ferguson solidarity: 10 ways to get involved

hands up
“so we protest and march at rallies…then what? how does that change things?”

these thoughts from my partner about the protests occurring since michael brown’s murder reminded me that many folks may want to join the movement to end police brutality, but aren’t clear on the importance of political organizing or the steps to take.

i’m sending encouragement and love to those new to movement building and share the recommendations below on how to capitalize on this critical moment:

1. know the facts. it’s important that we know the facts surrounding not just mike brown’s murder, but also those of countless other black men and women who have fallen victim to the police.  for quick references, check colorlines, the root, salon and an amazing article titled “this is why we’re mad about the shooting of mike brown” on jezebel.

2. be critical. what do claims of looting and mike brown stealing cigarellos from a convenience store (that didn’t call the police) have to do with his murder? be a critical consumer of information and notice how those in power will criminalize a victim before taking decisive action to pursue justice.

3. go beyond mainstream media.  some of the most comprehensive accounts of what’s happening in ferguson aren’t coming from fox news or cnn, but folks who are on the frontlines and reporting live. these twitter accounts are my favorite sources: @antoniofrench, @felonious_munk, @awkward_duck and @trymainelee.

4.  use social media wisely. hashtags are an invaluable resource. by simply clicking #fergusonsolidarity, #ripmikebrown, #mikebrown, #handsup, #dontshoot and countless others people around the world can get the latest news and stay connected. it’s also a channel to display demands to elected officials.

5. plan an action. but first, pay attention to those in ferguson. take the lead of those on the ground in ferguson when planning a solidarity action in your city and determining your demands. i highly recommend checking out the dream defender’s tips on the subject.

6. remember power concedes nothing without a demand. this brings me to my next point: rallies can galvanize the masses and bond those pursuing justice; however, they should not just be chanting sessions. while you have a microphone and people’s attention, state your demands clearly. here’s a list of the initial demands from community members in ferguson that was shared on twitter: demands

7. brace yourself. if you plan to play a leadership role in a direct action or protest, plan beyond the actual event. those protestors who are inspired to do more will need to know your next steps. don’t lose the momentum.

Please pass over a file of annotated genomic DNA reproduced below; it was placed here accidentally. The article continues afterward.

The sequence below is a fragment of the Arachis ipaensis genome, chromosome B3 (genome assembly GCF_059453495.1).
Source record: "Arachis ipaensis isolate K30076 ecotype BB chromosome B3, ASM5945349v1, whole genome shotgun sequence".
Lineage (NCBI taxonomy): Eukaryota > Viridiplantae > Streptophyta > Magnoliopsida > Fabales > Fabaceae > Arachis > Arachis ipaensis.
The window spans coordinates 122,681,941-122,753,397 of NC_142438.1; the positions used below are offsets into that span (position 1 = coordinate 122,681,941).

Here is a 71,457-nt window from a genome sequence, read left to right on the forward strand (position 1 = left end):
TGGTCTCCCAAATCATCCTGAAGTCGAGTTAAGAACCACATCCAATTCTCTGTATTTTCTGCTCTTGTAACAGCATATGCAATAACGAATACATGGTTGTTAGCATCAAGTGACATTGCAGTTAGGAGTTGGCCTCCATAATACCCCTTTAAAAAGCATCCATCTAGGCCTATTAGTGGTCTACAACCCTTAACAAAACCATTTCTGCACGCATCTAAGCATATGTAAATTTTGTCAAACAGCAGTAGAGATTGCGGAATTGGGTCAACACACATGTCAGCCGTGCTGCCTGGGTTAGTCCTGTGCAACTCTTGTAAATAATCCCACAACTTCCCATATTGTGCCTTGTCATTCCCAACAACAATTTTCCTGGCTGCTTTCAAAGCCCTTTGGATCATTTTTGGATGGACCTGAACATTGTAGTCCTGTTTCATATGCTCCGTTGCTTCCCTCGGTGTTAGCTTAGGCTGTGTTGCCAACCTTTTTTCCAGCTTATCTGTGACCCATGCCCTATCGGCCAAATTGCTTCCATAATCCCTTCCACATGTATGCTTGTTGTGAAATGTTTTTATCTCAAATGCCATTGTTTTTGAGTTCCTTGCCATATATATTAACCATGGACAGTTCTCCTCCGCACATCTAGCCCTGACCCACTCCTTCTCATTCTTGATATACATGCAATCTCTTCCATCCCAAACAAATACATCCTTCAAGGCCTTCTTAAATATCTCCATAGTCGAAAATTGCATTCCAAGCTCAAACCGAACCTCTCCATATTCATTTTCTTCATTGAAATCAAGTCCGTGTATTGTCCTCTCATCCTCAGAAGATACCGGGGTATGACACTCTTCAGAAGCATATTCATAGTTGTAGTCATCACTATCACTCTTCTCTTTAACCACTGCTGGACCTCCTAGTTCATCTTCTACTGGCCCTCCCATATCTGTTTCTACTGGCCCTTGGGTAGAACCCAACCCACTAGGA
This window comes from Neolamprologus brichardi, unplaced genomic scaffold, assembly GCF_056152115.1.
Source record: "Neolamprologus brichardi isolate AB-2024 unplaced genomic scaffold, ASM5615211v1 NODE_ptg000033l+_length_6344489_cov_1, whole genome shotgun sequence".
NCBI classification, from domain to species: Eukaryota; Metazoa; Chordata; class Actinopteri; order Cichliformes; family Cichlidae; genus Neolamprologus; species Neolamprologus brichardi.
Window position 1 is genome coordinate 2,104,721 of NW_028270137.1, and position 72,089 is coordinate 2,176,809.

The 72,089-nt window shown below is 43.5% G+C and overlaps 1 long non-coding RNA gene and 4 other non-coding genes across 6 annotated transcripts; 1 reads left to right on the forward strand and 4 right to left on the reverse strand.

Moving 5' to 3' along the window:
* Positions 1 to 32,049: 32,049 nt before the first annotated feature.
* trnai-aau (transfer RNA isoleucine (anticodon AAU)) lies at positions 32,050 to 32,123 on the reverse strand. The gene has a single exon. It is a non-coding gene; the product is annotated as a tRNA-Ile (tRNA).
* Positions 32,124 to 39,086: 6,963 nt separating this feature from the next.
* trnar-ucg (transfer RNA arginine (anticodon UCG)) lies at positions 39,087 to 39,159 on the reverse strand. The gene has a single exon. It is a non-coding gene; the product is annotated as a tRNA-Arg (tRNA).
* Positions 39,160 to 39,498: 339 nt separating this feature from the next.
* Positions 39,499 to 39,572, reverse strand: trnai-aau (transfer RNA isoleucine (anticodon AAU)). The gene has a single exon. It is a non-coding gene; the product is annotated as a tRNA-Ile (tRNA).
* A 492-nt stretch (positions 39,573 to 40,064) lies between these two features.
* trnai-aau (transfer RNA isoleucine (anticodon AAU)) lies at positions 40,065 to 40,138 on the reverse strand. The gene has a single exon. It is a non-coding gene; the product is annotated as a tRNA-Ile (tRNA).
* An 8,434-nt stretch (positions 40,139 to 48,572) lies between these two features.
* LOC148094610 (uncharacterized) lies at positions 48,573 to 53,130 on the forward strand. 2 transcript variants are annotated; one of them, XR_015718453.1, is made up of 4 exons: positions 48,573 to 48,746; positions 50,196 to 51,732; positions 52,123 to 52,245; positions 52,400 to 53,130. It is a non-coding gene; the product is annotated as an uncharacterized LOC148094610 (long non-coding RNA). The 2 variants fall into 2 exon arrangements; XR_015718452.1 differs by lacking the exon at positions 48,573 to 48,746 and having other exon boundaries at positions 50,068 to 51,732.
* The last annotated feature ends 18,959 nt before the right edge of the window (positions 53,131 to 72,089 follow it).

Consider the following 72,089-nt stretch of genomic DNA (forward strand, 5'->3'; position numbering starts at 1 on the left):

8. make a financial contribution. reach out to those on the ground in ferguson via your direct connections or social media and find out how you can help fund their movement. there are suggestions going around on twitter if you’d like to learn more.

9. stay woke. there are interlocking systems of oppression facing black and brown communities throughout this country, and your hometown or neighborhood could be the next ferguson, missouri. get involved now with organizations serving youth, pursuing food justice, seeking to end police brutality and other causes to serve as an agent of change.

10. never forget. now that your consciousness has been raised about the plight black people face in american society, never forget. righteous indignation should propel us to pursue social justice by any means necessary. as a voter, consumer and community member, seize your power.

let’s stand in solidarity with the residents of ferguson and force the world to end the system of white supremacy by recognizing the value of black lives.

with solidarity,


a little link love

just a few links from around the web that made me angry, giggle and feel inspired:

o-GOLD-GRILL-5701. i have to admit that miley cyrus’ new look is giving me life. although it’s rihannaesque, she’s owning a fierce ass haircut and impeccable styling. however, her blatant appropriation of black culture is so reminiscent of vanilla ice’s minstrelsy of the early 1990s until i’m shocked, appalled and confused. no one told her that this was in poor taste and at least a lil racist? the newest iteration of privileged-white-american-cultural imperialism first came to my attention when the root reported on miley cyrus’ article for rock city where she stated, “i want something that sounds urban. i just want something that feels black.” not surprising, as the former disney star’s new pastimes seem to include twerking and sporting a gold grill in her recent video. dondai did the intellectual equivalent of reading miley and all appropriators of black and brown culture over at jezebel: it matters who is doing the appropriating. if a dominant culture fancies some random element (a mode of dress, a manner of speaking, a style of music) of my culture interesting or exotic, but otherwise disdains my being and seeks to marginalize me, it is surely an insult.

2. an ohio school attempted to ban afro puffs and braids because african-american hairstyles are the reason for failing schools, low literacy rates and subpar teachers. i totally made the reason up to sound just as ridiculous as the rule. thankfully, the school quickly retracted it once the media caught wind, claiming the rule was only meant for boys so they could appear “well-groomed.” wait. so boys with braids are poorly groomed? now we shift from racism to ridiculous gender norms. i’m done.